After finishing undergrad, I was lucky enough to be invited to Dr. Singh's home on many occasions, and I didn't even have to earn any figs for the pleasure.  And on those many occasions, the mouth watering aroma of garlic, onions, and spices would be intoxicating.  Dinner with Dr. Singh wasn't just an eating experience.  In addition to the regular research and teaching talk, I got a cooking lesson as well.  After a meal of spicy mutton briyani with Dr. Singh and Dorian, I immediately bought a pressure cooker, the necessary spices, and jasmine rice and started experimenting with briyani recipes. I was so excited about making briyani many times that I bought two whole goats.  Eating with Dr. Singh has inspired me to pursue my cooking hobby much more fiercely than I ever intended. Now that I've mastered baking, I've been dubbed the Cupcake Fairy.  There are also many Indian influences in my dishes now including cardamon rose cupcakes and chocolate kaju kathi.

Dr.Singh's love of cooking influenced my cooking, and his love for teaching influenced my teaching as well.  Oftentimes, we would meet in his office to find anonymous hand written notes slid under the door.  "I was having a bad day today, but after your class, I feel better."  "Thank you for making me laugh."  "Can I bring my boyfriend to class?"  It was obvious that his teaching wasn't just about content, but he sparked curiosity and cured a day of the blues.  His advice and teaching strategies are being passed on to my classes, and I'll report that my classes enjoy his jokes as much as I did.  Not only was Dr. Singh a great influence in many realms of my life, he was also a great supporter of my endeavors.  With every activity that I've tried and with every research project attempted, Dr. Singh was an never ending source of emotional and intellectual support as well as inspiration.  With every pet I brought to his office or home, he was happy to see them.  Mouse and Basil were always happy to visit Dr. Singh.  If not sneak a bite or two of delicious food, but also to roll around on the floor hoping for a belly scratch.  Thank you to Barbara, Adrian, Dorian, and Matt for sharing a wonderful teacher and incredible person with us.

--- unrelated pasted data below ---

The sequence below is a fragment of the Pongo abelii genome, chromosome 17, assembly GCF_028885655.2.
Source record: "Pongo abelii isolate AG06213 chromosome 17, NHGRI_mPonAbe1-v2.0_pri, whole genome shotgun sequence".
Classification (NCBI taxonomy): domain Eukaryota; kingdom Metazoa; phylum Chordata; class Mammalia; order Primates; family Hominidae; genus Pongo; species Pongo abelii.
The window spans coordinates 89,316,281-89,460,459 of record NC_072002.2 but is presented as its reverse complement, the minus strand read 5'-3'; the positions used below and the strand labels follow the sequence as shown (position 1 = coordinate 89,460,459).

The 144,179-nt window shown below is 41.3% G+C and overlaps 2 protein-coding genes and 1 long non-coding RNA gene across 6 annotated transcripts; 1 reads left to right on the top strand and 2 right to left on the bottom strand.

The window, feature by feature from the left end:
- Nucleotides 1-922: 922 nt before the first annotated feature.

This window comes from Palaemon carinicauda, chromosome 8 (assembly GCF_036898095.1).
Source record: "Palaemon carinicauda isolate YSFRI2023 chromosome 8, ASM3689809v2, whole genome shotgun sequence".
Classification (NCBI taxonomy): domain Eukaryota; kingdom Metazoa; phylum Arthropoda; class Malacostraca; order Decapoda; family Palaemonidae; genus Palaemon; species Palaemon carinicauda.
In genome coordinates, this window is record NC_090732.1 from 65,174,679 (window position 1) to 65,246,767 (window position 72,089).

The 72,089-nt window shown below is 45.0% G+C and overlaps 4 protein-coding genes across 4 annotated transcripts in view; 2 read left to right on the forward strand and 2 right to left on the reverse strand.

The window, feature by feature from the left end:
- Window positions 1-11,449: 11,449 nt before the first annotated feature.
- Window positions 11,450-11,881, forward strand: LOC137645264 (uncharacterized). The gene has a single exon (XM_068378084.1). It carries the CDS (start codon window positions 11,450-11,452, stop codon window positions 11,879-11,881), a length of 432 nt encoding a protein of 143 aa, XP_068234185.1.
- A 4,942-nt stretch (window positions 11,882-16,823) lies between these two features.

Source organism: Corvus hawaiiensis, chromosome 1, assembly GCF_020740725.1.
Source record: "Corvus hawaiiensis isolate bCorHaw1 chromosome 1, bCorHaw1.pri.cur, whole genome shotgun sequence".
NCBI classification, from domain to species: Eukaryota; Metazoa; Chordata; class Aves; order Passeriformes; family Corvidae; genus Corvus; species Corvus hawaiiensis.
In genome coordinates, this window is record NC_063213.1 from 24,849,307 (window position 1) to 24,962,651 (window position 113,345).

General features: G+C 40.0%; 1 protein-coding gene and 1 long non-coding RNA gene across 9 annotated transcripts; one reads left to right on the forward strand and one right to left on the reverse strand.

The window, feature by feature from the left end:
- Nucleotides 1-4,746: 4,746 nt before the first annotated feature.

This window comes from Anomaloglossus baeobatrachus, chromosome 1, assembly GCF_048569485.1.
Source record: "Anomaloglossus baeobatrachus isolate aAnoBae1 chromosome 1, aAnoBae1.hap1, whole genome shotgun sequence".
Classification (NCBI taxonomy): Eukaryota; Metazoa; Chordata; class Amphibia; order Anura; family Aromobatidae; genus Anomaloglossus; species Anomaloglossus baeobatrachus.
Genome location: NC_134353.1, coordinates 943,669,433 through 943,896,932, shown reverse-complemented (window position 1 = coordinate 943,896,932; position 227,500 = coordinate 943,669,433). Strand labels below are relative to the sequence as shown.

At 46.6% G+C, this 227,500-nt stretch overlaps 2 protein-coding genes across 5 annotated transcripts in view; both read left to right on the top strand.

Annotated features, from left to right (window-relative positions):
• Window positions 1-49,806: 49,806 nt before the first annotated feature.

1 comment:

  1. I'm so terribly sorry for your loss. Great mentors are few and far between. My thoughts are with you.